More than 400,000 hectares of pastoral land in Western Australia’s Goldfields region has been sold to the Chinese real estate conglomerate Shanghai CRED.
Shanghai CRED is also part of a $365 million joint bid with Gina Rinehart’s Hancock Prospecting to purchase the Kidman cattle empire.
Shanghai CRED paid around $2 million to purchase Melita, Jeedamya and Kookynie stations, owned for the last decade or so by WA cattle identity Jack Burton, from the Yeeda Pastoral Company.
The Chinese company is also waiting on FIRB approval for several other Goldfields stations and has recently purchased Yakka Munga and Mount Elizabeth stations in the Kimberley.
Jack Burton owns several stations across the Kimberley and last month opened the Kimberley Beef Processing Facility, north of Broome.
Mr Burton said his family had purchased Melita about 10 years ago and had planned to run small stock on it.
“We have really started focussing on our operation up north rather than our stuff out there,” he said.
“Our ambition was to let it repair and then slowly work stock back into the program there.”
Wild dog predation in the pastoral region has prevented many southern pastoral properties from running small stock.
Big ambitions to expand production
Mr Burton said the new owners, Shanghai CRED, were planning to run cattle on the property.
“We had ambitions to put dog fences and sheep back in there but obviously the guys who have bought it are more looking at cattle.
“They’ve obviously got a plan, with what they’ve been up to they’ve got a fairly active plan.
“They have some big ambitions to bring a lot of the country, that has been parked up and not used recently, back into production.
“As far as I know they’re looking at putting some cattle infrastructure there and bringing all that up to speed and then introducing cattle.
“They’ve got a property in Marvel Loch there in the Wheatbelt and I think they’re thinking of running them all in conjunction.”
Mr Burton said the property was destocked before the transaction. It had been for sale for six months before Shanghai CRED expressed an interest.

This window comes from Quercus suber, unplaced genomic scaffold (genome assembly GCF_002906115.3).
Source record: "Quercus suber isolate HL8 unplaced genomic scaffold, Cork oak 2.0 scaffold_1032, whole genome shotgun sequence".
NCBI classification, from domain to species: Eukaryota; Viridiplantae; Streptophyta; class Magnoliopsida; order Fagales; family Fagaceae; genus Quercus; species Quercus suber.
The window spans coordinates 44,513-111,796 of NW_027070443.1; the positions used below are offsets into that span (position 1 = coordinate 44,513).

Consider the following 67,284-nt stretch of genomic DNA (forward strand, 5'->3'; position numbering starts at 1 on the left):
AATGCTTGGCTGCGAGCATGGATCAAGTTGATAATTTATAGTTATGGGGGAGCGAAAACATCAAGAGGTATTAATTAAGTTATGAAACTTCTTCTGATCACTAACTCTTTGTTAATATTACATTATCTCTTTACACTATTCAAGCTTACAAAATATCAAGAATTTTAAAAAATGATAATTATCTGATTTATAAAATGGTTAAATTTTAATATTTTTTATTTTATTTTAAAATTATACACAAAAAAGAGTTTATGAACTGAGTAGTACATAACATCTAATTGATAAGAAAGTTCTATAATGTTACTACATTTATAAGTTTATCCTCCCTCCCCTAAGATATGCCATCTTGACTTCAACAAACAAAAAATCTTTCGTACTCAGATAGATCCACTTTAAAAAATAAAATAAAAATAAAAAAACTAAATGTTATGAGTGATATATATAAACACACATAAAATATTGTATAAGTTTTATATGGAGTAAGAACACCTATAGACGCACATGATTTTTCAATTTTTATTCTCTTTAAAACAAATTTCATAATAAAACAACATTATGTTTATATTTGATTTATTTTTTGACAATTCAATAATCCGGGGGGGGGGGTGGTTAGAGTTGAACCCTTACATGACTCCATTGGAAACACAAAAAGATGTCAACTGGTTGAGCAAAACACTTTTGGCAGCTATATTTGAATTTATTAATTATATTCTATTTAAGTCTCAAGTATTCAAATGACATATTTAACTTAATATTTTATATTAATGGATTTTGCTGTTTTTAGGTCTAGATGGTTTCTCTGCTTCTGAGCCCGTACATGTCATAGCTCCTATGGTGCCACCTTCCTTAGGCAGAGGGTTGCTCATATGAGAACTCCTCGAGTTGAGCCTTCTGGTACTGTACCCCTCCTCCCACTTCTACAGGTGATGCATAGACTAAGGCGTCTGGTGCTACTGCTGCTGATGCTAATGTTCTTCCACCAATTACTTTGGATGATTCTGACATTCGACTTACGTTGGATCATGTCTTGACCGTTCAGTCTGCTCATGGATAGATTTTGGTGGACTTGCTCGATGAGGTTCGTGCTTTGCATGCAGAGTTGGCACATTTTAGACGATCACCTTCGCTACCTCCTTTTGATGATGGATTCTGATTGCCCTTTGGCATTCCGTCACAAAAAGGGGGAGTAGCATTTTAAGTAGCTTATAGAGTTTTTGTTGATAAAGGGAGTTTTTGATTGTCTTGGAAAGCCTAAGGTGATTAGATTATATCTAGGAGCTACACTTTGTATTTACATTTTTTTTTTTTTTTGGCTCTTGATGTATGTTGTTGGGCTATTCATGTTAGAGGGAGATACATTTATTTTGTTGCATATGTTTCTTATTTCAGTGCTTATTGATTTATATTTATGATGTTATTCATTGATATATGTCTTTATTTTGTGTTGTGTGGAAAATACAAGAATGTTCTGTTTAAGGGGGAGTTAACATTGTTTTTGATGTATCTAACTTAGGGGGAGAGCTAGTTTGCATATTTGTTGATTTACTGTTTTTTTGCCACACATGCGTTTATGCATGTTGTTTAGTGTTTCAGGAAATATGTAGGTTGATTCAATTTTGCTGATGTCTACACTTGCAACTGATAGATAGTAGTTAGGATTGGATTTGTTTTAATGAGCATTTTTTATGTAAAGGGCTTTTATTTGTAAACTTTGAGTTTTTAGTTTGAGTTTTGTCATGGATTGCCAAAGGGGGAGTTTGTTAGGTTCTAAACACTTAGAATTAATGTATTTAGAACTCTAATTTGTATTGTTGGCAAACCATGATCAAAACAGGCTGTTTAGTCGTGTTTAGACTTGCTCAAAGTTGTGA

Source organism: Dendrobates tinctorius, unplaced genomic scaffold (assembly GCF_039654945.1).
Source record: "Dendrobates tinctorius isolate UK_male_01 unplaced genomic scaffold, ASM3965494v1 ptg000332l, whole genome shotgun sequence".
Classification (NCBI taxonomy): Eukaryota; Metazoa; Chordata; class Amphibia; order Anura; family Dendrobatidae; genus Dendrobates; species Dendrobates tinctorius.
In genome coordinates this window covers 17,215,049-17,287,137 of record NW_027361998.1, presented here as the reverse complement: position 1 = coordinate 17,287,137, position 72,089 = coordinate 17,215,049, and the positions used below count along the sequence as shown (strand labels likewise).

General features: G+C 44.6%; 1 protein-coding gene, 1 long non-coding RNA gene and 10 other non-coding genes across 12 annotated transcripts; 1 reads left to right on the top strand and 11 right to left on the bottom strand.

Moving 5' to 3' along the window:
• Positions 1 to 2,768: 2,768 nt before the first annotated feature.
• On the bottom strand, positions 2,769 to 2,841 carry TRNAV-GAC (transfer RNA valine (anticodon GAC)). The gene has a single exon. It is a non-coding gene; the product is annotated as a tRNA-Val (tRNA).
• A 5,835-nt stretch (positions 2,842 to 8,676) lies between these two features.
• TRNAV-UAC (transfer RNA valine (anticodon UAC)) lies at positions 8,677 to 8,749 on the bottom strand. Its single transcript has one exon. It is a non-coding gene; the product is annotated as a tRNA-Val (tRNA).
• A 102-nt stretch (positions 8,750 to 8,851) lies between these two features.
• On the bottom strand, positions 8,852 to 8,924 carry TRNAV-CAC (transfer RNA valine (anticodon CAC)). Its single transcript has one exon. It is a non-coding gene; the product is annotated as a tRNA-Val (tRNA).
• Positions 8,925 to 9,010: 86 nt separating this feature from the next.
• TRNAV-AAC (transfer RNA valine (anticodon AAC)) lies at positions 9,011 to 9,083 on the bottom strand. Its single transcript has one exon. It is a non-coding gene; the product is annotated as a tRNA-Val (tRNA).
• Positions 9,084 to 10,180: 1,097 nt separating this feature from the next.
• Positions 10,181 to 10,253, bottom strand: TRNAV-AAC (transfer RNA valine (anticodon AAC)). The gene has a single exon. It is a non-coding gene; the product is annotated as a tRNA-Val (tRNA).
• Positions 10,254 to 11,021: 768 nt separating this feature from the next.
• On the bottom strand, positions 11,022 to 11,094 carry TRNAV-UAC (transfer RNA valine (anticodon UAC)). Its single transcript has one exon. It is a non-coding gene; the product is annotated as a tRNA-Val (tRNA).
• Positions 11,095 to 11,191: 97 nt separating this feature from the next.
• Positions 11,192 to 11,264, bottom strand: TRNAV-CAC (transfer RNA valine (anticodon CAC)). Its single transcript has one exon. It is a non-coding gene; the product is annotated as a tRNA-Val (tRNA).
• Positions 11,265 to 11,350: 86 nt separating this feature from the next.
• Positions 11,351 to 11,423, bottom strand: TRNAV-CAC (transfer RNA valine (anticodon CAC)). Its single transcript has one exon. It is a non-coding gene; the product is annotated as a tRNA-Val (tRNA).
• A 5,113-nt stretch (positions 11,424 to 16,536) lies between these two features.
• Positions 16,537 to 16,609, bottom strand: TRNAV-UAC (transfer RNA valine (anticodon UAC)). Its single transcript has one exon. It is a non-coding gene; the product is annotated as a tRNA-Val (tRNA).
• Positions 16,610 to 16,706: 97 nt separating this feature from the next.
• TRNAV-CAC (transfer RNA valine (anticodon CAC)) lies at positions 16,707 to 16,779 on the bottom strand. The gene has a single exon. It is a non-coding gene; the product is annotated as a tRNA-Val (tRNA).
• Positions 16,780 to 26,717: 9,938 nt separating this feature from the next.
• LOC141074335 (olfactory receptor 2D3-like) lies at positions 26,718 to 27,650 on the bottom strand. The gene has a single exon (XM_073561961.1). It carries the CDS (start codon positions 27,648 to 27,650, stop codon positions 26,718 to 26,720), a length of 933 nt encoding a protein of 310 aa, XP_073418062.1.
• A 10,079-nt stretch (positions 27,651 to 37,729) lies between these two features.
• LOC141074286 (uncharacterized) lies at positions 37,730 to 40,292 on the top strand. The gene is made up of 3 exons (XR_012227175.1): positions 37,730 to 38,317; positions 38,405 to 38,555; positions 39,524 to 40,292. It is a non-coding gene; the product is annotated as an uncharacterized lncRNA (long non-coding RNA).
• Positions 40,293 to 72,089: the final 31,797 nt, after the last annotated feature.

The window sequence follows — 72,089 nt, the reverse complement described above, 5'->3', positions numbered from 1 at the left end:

The purchase needed approval from the Foreign Investment Review Board.
Mr Burton said the process was frustrating and lengthy.
“It’s hard to understand how it all works. There is obviously state and federal requirements for approvals, as usual in this country it’s a massive issue with red tape and time,” he said.
“Why it takes so long has got me beat.
“I think surely something like that the decision could be made faster and so that the people who are buying and the people who are selling can get on with their lives.
“I think this idea that everyone should have to wait for such a massive amount of time for something like that to either be approved or denied, whatever the outcome people will live with that, but it just has to be done in a timely manner.
“These guys would have been in there 12 months ago progressing the development of the property.”
Mr Burton said this sale was an example of positive foreign investment.
“This is a property that I’ve owned for nearly a decade and done virtually nothing with,” he said.
“I look at it and think if someone else is going in there, regardless of who or where they’ve come from or who they are, if they’re going to go in and invest a heap of money and reinvigorate that property and reinvigorate that industry I think we should embrace it.”
He said aside from conservation groups and carbon farming interests, there were few other buyers for these sorts of properties.
Positive move for WA pastoral industry
President of the Pastoralists and Graziers Association of Western Australia Tony Seabrook said the sale was mostly a positive move for the WA pastoral industry.
“The Chinese are very keen to increase productivity wherever they go.
“I have no doubt there will be a lot of investment going on out there that will enhance the capacity of these properties, production wise,” he said.
“There is a concern out there in the broader community about foreign investment but if you’ve got property that is not being invested and is not producing, and someone comes on board and is prepared to put a lot of capital in and get it up and running in a very effective way, it’s all got to be positive.”
Mr Seabrook said wild dog predation had destroyed the small stock industry and cattle was the only option for some pastoralists.
“Things do evolve, I’ve no doubt that once the methodology is determined and the stocking rates are determined and the infrastructure goes in, which is obviously fences and water, it is the way forward,” he said.
“Obviously cattle are far more sustainable than wild dogs and if we are going to drive any benefit from that pastoral land we’re going to have to do something completely different than thinking we can run sheep there.”